After a thoroughly enjoyable stay we left Hobatere and headed south. Our first stop was Kamanjab, about 70 km from Etosha’s Galton Gate. The little settlements of about 6,000 people was different from the other towns we had come through before. Maybe it was just my skewed interpretation of it, but the place desolate and decrepit. An aura of hopelessness engulfed it. The largest retail outlet in town was a gun store, and what I assume were jobless youth were loitering around on the steps. There was nothing to see, no attractions to visit, and so we quickly filled up our car at the petrol station, bought some supplies in the attached store and disappeared in a cloud of dust.
As we drove deeper and deeper into Damaraland, the landscape around us began to change. The land became even drier than in the Etosha area, the vegetation thinner and hunched, and towering table mountains the colour of iron oxide rose around us. If it were not for the sparse vegetation and the occasional huts and settlements along the road, one might have mistaken this part of the country for Mars. We drove through the magnificent Grootberg pass (1540 m) and finally arrived in a hamlet called Palmwag. It was essentially a small collection of sheet metal huts, with an atmosphere similar to that in Kamanjab – just even drier and even more deprived.
We cleared another police control post established to contain the Foot-and-mouth disease to the northern part of the country, and then parked our car at Palmwag Lodge. This was not our accommodation for the night though. We waited for some time and were then picked up by Boas, a guide and driver for Etendeka Mountain Camp. The camp is located deep in the Etendeka Mountains, and due to its remoteness even your average 4WD will have difficulties reaching it, so you are shuttled up there by Boas in his modified heavy-duty Landrover. We were joined by a German newlywed couple, Katja and Markus, handed military style water bottles that would serve us for the duration of our stay, our bags were loaded into a trailer and we were on our way. On a rough rocky track we drove into the mountains. After about half an hour drive we approached a ford in a small riverbed that was surrounded by vegetation and ran like a green band through the red landscape. As Boas spotted a herd of elephant right on the ford, we stopped and observed them grazing. There was no way of getting past them, and they did not appear to have any intentions of politely stepping aside, so in the end we had to wait for about an hour and watch them slowly eat their way up the river until they were far enough from the ford to not feel threatened by us. I managed a couple of nice shots, especially of a young elephant playing with his food, throwing the grass on his head and so on. After some time we heard a lion roar so loudly, it sounded like it was just behind the next rock, but we did not manage to catch a glimpse. Still, knowing a large predator to be so close without being able to see it made for a very peculiar feeling. But after some time we continued and arrived at the camp late in the afternoon.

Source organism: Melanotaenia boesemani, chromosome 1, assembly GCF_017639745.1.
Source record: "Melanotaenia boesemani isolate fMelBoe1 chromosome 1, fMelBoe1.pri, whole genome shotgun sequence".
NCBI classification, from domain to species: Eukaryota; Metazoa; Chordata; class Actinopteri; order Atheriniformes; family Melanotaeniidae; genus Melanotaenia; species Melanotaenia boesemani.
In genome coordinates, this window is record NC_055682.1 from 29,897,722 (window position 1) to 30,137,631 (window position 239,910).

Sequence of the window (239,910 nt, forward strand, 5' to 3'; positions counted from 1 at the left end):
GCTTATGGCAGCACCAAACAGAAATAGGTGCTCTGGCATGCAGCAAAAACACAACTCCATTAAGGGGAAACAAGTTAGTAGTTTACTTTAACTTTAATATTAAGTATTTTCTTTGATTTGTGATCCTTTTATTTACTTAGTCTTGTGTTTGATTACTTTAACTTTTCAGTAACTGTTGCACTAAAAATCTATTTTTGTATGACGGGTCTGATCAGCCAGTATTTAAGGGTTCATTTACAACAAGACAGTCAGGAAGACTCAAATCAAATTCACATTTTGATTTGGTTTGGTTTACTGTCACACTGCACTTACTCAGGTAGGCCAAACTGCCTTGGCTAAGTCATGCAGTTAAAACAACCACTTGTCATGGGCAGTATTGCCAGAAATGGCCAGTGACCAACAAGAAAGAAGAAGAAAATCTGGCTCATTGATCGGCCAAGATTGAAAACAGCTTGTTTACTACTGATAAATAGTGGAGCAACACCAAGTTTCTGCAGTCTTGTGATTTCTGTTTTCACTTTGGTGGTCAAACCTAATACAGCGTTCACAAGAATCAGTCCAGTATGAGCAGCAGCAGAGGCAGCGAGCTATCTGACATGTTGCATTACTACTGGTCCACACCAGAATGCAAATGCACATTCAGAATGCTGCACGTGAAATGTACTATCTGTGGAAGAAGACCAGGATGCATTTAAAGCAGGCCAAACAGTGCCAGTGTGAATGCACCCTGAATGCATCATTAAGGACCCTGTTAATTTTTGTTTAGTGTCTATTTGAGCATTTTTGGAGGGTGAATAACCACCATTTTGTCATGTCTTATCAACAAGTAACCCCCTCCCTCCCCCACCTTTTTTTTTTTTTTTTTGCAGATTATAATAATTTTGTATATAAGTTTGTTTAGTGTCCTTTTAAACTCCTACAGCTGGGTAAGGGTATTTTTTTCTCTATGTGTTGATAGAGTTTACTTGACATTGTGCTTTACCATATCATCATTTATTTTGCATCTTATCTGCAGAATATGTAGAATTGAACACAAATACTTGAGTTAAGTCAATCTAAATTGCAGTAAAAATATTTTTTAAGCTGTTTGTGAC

We were greeted by Dennis, the owner, and shown around. The camp consists of a number of structures. A small open main building made of quarry stone contains a small bar, sitting area with literature about the local flora and fauna, and geology, the kitchen, a charging station for electronics (as the whole camp generates electricity exclusively from solar power, there are no power sockets in the tents) and the eating area. There are some tents for staff and supplies and eight guest tents fanning out from the main building. They all face a vast open plateau encircled by mountains. We were shown the tents which are not the camping kind, but permanent structures, albeit more basic than those in Mushara, and the adjoining open air bucket shower, which has to be filled with water from the tab, then hoisted up above ones head. Essentially a more sophisticated version of the way I used to shower for a year when living in West Africa.